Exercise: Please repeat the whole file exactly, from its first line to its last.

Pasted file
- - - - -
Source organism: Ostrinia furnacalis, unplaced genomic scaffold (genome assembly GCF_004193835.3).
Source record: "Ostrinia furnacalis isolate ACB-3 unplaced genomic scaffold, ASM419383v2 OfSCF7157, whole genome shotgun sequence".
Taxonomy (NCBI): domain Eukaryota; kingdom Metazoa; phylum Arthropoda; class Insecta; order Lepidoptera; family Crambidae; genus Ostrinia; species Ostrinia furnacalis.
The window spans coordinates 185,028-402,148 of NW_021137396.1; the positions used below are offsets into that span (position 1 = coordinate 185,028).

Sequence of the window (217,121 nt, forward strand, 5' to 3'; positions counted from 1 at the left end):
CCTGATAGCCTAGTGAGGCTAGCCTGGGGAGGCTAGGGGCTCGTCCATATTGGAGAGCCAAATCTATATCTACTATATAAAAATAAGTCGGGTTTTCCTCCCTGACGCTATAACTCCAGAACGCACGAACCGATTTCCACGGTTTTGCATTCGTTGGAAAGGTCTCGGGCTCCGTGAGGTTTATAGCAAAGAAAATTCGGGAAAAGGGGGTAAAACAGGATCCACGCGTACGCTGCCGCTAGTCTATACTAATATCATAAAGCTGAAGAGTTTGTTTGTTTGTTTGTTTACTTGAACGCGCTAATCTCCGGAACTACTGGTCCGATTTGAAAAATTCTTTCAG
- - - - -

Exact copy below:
Source organism: Ostrinia furnacalis, unplaced genomic scaffold (genome assembly GCF_004193835.3).
Source record: "Ostrinia furnacalis isolate ACB-3 unplaced genomic scaffold, ASM419383v2 OfSCF7157, whole genome shotgun sequence".
Taxonomy (NCBI): domain Eukaryota; kingdom Metazoa; phylum Arthropoda; class Insecta; order Lepidoptera; family Crambidae; genus Ostrinia; species Ostrinia furnacalis.
The window spans coordinates 185,028-402,148 of NW_021137396.1; the positions used below are offsets into that span (position 1 = coordinate 185,028).

Sequence of the window (217,121 nt, forward strand, 5' to 3'; positions counted from 1 at the left end):
CCTGATAGCCTAGTGAGGCTAGCCTGGGGAGGCTAGGGGCTCGTCCATATTGGAGAGCCAAATCTATATCTACTATATAAAAATAAGTCGGGTTTTCCTCCCTGACGCTATAACTCCAGAACGCACGAACCGATTTCCACGGTTTTGCATTCGTTGGAAAGGTCTCGGGCTCCGTGAGGTTTATAGCAAAGAAAATTCGGGAAAAGGGGGTAAAACAGGATCCACGCGTACGCTGCCGCTAGTCTATACTAATATCATAAAGCTGAAGAGTTTGTTTGTTTGTTTGTTTACTTGAACGCGCTAATCTCCGGAACTACTGGTCCGATTTGAAAAATTCTTTCAG